We ask, before Mr. Cona accuses our organization of not communicating with the employees we represent, that he acknowledge how he and the district for which he sets policy are NOT COMMUNICATING effectively with our office or the employees of HCPS who work hard for children, schools and our community each day.
In response to Steve Cona’s accusation that there are “ZERO” centralization ideas from “this group in the back who likes to come to the meeting and throw spears”:
The District chose to pay almost a million dollars for a consulting firm to provide recommendations to improve services and save money. Why would Mr. Cona expect the union to provide a better solution without even attempting to implement the Gibson recommendations? HSEF would have been happy to help the district five years ago for an amount considerably less than what was spent on the Gibson report, however at this point in time we suggest the district try following the recommendations they paid for first.
It is not the role of HSEF or any union to do the job of management and since March 8, 2019 we have IN FACT met more than once with district leaders and custodial operations managers to collaborate on Centralization. A letter was provided to custodial employees about the intent to pilot Centralization and form a committee. However, the message we continue to hear from Mr. Cona is a clear desire to privatize district operations utilizing proposals that will be compared to a centralization model that hasn’t been properly piloted. Custodial operations could be managed in the ways he demands in-house, but this is not the fault nor the responsibility of our organization or the custodial employees we represent. Proper operations management and the responsible use of nearly $1 million dollars is up to Superintendent Jeff Eakins.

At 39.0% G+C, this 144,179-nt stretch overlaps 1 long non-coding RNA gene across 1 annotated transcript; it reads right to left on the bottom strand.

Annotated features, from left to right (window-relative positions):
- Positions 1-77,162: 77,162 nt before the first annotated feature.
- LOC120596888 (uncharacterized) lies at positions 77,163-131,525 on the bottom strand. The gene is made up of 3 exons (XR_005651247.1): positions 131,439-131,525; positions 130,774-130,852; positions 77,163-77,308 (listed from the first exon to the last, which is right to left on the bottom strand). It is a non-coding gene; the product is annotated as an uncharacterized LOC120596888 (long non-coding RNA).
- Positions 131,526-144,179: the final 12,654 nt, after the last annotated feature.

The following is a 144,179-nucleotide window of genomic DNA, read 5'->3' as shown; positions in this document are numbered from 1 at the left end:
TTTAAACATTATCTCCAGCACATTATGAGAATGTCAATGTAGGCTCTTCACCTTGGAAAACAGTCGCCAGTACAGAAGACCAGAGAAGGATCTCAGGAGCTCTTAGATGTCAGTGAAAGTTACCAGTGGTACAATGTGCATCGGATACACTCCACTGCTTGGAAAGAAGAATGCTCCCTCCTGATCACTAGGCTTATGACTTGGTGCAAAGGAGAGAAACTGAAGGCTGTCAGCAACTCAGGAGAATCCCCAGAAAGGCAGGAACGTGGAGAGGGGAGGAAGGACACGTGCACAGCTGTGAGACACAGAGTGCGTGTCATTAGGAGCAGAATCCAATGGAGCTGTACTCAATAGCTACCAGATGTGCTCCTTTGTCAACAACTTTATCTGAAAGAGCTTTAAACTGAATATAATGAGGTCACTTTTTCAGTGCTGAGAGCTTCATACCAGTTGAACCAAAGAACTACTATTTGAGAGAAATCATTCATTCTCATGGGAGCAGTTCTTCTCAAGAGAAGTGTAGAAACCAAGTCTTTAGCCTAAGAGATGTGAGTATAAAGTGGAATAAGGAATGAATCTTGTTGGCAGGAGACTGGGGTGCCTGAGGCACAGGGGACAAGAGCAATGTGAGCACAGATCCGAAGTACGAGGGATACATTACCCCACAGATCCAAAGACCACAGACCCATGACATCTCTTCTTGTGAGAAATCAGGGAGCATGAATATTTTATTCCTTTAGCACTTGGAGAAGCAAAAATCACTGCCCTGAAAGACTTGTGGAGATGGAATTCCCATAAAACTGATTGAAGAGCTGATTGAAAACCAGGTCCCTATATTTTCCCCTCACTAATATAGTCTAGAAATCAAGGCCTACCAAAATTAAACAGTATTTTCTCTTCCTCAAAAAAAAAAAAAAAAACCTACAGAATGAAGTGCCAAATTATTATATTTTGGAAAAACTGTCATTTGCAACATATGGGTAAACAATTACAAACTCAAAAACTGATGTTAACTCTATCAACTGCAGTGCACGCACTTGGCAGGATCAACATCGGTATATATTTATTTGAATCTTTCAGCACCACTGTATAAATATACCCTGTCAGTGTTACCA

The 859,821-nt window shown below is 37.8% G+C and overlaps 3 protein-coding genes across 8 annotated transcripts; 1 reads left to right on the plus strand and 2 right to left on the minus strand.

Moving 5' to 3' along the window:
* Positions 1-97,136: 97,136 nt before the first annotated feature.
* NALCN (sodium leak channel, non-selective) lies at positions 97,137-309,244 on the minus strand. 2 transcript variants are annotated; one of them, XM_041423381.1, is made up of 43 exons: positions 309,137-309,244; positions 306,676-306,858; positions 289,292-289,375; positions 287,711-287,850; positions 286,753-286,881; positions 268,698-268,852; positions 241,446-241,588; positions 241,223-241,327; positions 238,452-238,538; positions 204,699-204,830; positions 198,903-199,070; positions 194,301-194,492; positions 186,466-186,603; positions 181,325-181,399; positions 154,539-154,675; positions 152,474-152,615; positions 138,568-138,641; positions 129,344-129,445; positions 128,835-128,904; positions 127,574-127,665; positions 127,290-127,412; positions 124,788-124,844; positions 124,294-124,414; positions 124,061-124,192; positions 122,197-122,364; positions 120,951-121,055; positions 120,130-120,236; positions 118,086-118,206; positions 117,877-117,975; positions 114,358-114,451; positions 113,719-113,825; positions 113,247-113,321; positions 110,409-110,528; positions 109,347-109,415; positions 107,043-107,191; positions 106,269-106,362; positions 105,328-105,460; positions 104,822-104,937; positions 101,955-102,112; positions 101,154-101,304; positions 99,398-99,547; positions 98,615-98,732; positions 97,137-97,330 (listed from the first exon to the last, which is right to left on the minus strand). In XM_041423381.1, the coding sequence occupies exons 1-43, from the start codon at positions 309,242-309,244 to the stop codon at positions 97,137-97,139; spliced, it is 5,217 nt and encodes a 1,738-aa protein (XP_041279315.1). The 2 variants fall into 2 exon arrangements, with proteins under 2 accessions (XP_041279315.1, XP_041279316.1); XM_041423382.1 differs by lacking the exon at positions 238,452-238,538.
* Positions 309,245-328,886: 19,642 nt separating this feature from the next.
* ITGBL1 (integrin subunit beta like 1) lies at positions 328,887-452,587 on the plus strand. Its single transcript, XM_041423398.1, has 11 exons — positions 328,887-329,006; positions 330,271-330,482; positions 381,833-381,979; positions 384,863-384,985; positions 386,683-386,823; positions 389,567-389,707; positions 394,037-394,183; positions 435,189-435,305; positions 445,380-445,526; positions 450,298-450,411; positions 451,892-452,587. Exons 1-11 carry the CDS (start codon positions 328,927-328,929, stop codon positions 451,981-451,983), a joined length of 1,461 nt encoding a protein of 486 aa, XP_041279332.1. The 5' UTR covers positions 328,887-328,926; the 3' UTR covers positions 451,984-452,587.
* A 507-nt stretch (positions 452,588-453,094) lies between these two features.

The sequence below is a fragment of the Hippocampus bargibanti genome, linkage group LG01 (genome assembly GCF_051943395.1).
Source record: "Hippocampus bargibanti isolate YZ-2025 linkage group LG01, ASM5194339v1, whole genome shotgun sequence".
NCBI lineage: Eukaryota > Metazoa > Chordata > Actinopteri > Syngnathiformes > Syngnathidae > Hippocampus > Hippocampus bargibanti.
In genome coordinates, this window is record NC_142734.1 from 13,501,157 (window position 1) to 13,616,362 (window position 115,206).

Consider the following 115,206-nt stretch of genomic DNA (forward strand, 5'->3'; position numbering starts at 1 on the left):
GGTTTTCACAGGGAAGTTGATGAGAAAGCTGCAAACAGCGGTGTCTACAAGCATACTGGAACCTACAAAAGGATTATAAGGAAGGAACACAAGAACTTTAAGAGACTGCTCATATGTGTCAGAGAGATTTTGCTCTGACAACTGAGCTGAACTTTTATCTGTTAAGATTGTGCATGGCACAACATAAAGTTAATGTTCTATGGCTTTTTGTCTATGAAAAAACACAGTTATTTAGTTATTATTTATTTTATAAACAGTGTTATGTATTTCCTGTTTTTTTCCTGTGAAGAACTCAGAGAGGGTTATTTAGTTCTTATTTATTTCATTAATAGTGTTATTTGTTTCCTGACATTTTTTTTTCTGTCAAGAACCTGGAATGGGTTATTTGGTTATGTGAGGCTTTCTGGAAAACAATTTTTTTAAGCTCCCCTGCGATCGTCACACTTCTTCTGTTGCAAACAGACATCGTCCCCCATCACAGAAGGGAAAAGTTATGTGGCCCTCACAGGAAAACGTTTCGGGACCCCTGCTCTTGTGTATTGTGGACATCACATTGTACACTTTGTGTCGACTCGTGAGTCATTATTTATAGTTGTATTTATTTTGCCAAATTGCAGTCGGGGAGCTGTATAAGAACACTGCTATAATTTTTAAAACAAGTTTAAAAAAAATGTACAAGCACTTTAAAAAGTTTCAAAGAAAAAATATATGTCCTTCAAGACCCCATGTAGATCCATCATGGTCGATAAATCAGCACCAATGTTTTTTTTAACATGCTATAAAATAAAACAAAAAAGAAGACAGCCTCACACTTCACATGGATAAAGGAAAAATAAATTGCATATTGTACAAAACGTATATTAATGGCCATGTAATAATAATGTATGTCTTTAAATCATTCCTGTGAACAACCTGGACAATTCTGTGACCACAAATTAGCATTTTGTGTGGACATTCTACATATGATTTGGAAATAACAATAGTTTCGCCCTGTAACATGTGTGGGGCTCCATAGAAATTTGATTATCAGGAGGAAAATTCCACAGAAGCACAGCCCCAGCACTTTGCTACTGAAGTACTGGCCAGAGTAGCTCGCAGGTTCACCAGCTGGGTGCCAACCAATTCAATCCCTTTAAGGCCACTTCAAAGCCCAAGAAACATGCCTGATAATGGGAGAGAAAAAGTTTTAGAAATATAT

As we’ve pointed out, the exact same commitment to centralize custodial operations was communicated by district leadership to the public and employees in June of 2017. The mistrust employees have comes from the fact that a plan was put together but the process was stopped by district administration shortly after. If Steve Cona is not afraid of competition, then why is he so set against a good recommendation from Gibson that is different than his own?
Singling out union members and the activities of employees:
Above all else we must point out that the groups of people who have recently gathered at meetings may be union members, but most importantly they are employees of the Hillsborough County School District. Their right to gather together to advance their interests as employees without fear of any reprisal is protected by law.
Employees have conducted themselves in respectful ways and have in no way made insults or acted in an unprofessional way. They have all expressed fears and concerns for the security of custodians’ jobs. Many have shared the important roles custodians play in their school. Some have asked clarifying questions and offered comments to address what they’ve heard in Mr. Cona’s statements and the actions of the Superintendent to date. They have expressed their position against the outsourcing of these jobs because in privatization models that can be researched across the country and state, school district custodians have not seen better salaries, benefits or working conditions.
Singling out employees who are making efforts to protect their way of life by coming to meetings to speak against privatization and accusing them of “throwing spears” is an outrageous misrepresentation of their actions and borders on interfering with their rights which we take extremely seriously!
Mr. Cona must remember that the leaders of our Hillsborough School Employees Federation are the employees who work for Hillsborough County Public Schools! Having a personal desire to privatize the jobs of a group of concerned public school employees, does not justify the accusations he made on May 7, 2019. Custodians, teachers, other support staff and our community have the right to exercise their freedom of speech and have done nothing more than express their justified concerns in a professional manner.